Maritime volunteer, Julie Corbett took part in one of the guided tours being offered within the city centre, they are being delivered by volunteers who are training for their White Badge accreditation.
Here's Julie's experience of the guided tour.
We had a very pleasant time, guided along the river and course of the town docks of Hull. Here is more information about the walk.
We meet our guides Justine and Ailsa outside the Hull and East Riding Museum, just off High Street.
After introductions, health and safety instructions, details of length and generalities of the walk we set off. The walk stops in sixteen places. Justine explains that every guide brings something different to the walk, but the stopping points are always the same.
Heading first to the River Hull down the small passageway called a staith (after the old Norse for landing place). There are a number of these staithes along this part of the River Hull and North Bridge. This one is Chapel Lane Staith. This is where Hull, more properly Kingston upon Hull developed. In the photograph below you can see on a broad black strip of iron on the righthand building. This was to protect the wall from any damage by carts and carriages.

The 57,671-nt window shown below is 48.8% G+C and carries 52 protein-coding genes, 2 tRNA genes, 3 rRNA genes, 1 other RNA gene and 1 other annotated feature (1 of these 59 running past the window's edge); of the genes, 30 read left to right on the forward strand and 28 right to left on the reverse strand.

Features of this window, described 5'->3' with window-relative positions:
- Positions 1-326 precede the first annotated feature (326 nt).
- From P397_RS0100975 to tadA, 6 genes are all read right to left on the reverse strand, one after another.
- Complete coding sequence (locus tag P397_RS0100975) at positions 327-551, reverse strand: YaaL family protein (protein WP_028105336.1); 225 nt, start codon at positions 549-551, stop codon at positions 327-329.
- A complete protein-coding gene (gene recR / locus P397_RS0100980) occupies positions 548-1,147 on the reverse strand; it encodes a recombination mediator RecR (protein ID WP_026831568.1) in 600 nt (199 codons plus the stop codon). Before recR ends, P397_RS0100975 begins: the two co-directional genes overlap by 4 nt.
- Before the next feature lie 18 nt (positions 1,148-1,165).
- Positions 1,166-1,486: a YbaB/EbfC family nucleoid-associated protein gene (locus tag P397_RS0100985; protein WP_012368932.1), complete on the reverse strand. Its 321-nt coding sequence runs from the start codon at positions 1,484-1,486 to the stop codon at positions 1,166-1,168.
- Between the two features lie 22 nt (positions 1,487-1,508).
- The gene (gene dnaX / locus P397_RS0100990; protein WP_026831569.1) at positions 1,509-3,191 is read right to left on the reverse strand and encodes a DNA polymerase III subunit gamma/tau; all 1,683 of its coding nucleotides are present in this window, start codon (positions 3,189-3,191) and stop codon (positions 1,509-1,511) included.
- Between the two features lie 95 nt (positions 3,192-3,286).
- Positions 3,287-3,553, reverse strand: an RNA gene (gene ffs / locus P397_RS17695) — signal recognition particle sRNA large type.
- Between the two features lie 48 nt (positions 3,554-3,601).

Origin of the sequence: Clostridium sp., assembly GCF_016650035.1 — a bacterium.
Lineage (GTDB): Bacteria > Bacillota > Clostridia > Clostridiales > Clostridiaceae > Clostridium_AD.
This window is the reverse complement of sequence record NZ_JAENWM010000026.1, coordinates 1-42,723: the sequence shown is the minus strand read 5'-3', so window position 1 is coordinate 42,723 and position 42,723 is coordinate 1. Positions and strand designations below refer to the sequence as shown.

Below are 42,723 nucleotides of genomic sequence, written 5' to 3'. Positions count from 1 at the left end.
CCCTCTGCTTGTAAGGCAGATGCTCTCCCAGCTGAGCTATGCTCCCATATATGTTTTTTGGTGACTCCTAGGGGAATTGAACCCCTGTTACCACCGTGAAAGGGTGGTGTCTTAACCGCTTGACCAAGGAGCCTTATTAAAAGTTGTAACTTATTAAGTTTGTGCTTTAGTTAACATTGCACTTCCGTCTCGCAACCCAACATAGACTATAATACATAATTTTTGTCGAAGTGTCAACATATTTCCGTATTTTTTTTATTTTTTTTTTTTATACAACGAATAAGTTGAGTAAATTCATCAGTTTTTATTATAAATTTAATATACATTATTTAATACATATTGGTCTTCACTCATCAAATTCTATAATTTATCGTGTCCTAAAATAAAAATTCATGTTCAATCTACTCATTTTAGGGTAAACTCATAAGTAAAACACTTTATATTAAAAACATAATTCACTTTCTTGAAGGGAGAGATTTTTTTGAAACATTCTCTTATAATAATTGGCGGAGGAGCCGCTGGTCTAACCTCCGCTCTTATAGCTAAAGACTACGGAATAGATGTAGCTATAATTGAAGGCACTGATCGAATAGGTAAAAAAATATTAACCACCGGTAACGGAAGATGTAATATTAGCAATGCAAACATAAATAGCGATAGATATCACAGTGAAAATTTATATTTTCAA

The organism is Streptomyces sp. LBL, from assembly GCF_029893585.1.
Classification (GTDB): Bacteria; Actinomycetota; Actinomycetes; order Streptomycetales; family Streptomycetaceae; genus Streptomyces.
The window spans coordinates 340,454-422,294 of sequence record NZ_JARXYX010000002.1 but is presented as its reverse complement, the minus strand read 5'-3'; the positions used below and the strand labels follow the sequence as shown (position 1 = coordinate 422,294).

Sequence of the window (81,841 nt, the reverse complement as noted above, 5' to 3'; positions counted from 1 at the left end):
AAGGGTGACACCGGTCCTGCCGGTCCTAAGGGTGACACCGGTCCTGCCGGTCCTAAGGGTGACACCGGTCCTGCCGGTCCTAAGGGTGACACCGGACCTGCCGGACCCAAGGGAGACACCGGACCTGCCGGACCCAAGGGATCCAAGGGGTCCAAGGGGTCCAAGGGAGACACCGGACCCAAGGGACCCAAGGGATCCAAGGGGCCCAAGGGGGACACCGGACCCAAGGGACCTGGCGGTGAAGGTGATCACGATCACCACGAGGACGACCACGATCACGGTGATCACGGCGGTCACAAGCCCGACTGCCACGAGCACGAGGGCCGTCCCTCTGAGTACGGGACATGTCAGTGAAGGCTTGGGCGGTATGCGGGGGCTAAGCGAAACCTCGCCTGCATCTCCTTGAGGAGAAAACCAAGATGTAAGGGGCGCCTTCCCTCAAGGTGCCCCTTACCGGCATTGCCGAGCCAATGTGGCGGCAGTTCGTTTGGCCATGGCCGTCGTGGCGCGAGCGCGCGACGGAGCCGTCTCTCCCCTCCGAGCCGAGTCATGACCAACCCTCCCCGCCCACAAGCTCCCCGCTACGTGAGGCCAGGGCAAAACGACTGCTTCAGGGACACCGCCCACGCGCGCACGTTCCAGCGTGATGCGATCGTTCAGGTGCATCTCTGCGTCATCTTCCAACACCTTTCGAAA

We walk down the staith towards the river. Once on the boardwalk we stop and hear a brief history of the origin of Hull. The area we can see to the right and left was the original harbour before the building of the town docks.
Hull (or Wyke as it was then known) came into existence in the late 12th century. The area belonged to Meaux Abbey, around seven miles to the north. It was highly successful trading post in these medieval times, and bought from Meaux by Edward 1, further developed as a port. Edward 1 gave the town the title of Kingston upon Hull.